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I tried driving up PlotPoints and MaxRecursion but the intersections look weird, is there some other trick I can do?

plot = Plot3D @@ {Abs[Sqrt[x] + Sqrt[y]] /. {x -> Sin[2 x], 
     y -> Cos[2 y]}, {x, -2, 2}, {y, -2, 2}, 
   PlotPoints -> 200, MeshFunctions -> {#3 &}, Mesh -> 15, 
   MaxRecursion -> 6, Ticks -> None}

enter image description here

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  • $\begingroup$ This looks fine to me, and I wonder what other plotting software would give a better image. If you're using it in a paper, just render it large and scale down for the publication. $\endgroup$ – David G. Stork Dec 11 '17 at 18:17
  • $\begingroup$ I tried a slightly different ViewPoint and the ridges disappeared. $\endgroup$ – David G. Stork Dec 11 '17 at 18:24
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    $\begingroup$ related: 3D graphics rendering artifact with overlapping planes (z-fighting) $\endgroup$ – kglr Dec 11 '17 at 18:43
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    $\begingroup$ NormalsFunction -> None removes the glitches, and at such a high sampling density, the output looks pretty good. $\endgroup$ – Michael E2 Dec 11 '17 at 21:34
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You can do it using ListPlot3D, and those effect go away

data=Table[ Abs[Sqrt[Sin[2 x]]+Sqrt[Cos[2 y]]],{x,-2,2,.005},{y,-2,2,.005}];
ListPlot3D[data,ImageSize->700,MeshFunctions->{#3&}]

Mathematica graphics

Compare to your plot

Mathematica graphics

It seems to be due to different sampling used by Plot3D vs. the manual method used in ListPlot3D. At least this can be a workaround until a better solution is found.

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The funny color the OP points out is the lighting effect that arises from a sharp-corner-like singularities in the surface. The discretization causes some polygons to bridge a sharp corner and reflect the light in a different way than its neighbor polygons. Added: In particular, the recursive subdivision algorithm of Plot3D causes adjacent polygons to have different angles. Nasser's ListPlot approach has the same problem with bridging the corner, but it has a regular and very fine mesh aligned with the singularities: the mesh gives the singularities a regular appearance along their paths. The ListPlot approach also uses almost 50 times the memory than the method below on the OP's example.

It's too bad the *Plot* functions do not have a way of specifying and treating singular points as NIntegrate does. For a plot with a tensor-product-like structure in the OP's post, all it would take is to specify the singular x values and singular y values to have the plot restart at these boundary points.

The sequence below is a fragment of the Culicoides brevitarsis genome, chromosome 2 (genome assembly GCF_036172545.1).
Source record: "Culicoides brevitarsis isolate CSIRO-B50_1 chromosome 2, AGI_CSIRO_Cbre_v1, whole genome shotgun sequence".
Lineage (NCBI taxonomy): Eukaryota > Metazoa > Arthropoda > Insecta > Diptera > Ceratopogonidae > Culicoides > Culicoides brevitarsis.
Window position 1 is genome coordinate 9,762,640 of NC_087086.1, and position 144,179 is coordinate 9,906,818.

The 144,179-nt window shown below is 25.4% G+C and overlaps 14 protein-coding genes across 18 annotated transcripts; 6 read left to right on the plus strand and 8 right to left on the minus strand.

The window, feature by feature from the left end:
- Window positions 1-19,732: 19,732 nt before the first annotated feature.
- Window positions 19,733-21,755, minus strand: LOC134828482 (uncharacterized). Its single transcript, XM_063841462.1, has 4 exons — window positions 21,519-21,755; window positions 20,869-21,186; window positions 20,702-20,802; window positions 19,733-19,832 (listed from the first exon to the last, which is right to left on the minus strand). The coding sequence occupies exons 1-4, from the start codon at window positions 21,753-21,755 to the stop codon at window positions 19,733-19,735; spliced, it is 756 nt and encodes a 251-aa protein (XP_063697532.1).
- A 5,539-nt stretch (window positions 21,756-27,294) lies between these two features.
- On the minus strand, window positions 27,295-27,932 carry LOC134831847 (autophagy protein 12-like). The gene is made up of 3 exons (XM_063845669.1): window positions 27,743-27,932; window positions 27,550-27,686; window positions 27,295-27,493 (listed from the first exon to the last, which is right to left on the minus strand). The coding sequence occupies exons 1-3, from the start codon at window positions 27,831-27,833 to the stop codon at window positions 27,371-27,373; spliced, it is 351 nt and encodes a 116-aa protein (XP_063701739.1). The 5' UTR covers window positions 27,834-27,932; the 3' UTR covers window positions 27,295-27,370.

Here's a way to accomplish something like that by dividing the plot region into subrectangles. Plot3D has a lot of automatic processing, and coordinating the subplots will require some tweaking. For instance, the Mesh is computed based on the PlotRange of each subplot. Therefore you have to manually specify Mesh. (One could make this automatic by computing the plot twice, once to determine the mesh range and specs, and again with the proper mesh specification.)

ClearAll[plot3D];
SetAttributes[plot3D, HoldAll];
plot3D[f_, {x_, x0__}, {y_, y0__}, opts : OptionsPattern[Plot3D]] :=
 Show[
  Plot3D[f, {x, #[[1, 1]], #[[1, 2]]}, {y, #[[2, 1]], #[[2, 2]]}, opts] & /@
   Flatten[  (* Partition into rectangles *)
    Outer[List,
     Partition[SortBy[{x0}, N], 2, 1], 
     Partition[SortBy[{y0}, N], 2, 1],
     1],
    1],
  PlotRange -> (OptionValue[PlotRange] /. Automatic -> All)
  ]

(* compute the singular values of x and y *)
sing = With[{s = 
    Simplify`FunctionSingularities[
     Abs[Sqrt[x] + Sqrt[y]] /. {x -> Sin[2 x], y -> Cos[2 y]},
     {x, y}, {"ALL"}]},
  Merge[
   Cases[Flatten[
     Quiet@Simplify[
       Solve[# && -2 < x < 2 && -2 < y < 2, {x, y}, Reals] & /@ 
        Or @@@ Apply[And, s, {2}], -2 < x < 2 && -2 < y < 2]],
    sol : Verbatim[Rule][x | y, _] :> <|sol|>],
   Join]
  ]
(*  <|x -> {0, -(π/2), π/2}, y -> {-(π/4), π/4}|>  *)

(* plot the OP's graph *)
plot3D @@ {Abs[Sqrt[x] + Sqrt[y]] /. {x -> Sin[2 x], y -> Cos[2 y]}, 
  Flatten@{x, -2, sing[x], 2}, Flatten@{y, -2, sing[y], 2}, 
  MeshFunctions -> {#3 &}, Mesh -> {Subdivide[0., 2., 15 + 1]}, 
  Ticks -> Automatic, PlotRange -> All}

Mathematica graphics

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  • $\begingroup$ With some work, this could probably be extended to curved singularities, provided it was computationally feasible. $\endgroup$ – Michael E2 Dec 11 '17 at 21:23
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Increase the MaxRecursion and use the WorkingPrecision option

plot = Plot3D @@ {Abs[Sqrt[x] + Sqrt[y]] /. {x -> Sin[2 x], 
     y -> Cos[2 y]}, {x, -2, 2}, {y, -2, 2}, PlotPoints -> 200, 
   MeshFunctions -> {#3 &}, Mesh -> 15, MaxRecursion -> 8, 
   Ticks -> None, WorkingPrecision -> 15, ImageSize -> Large}

enter image description here

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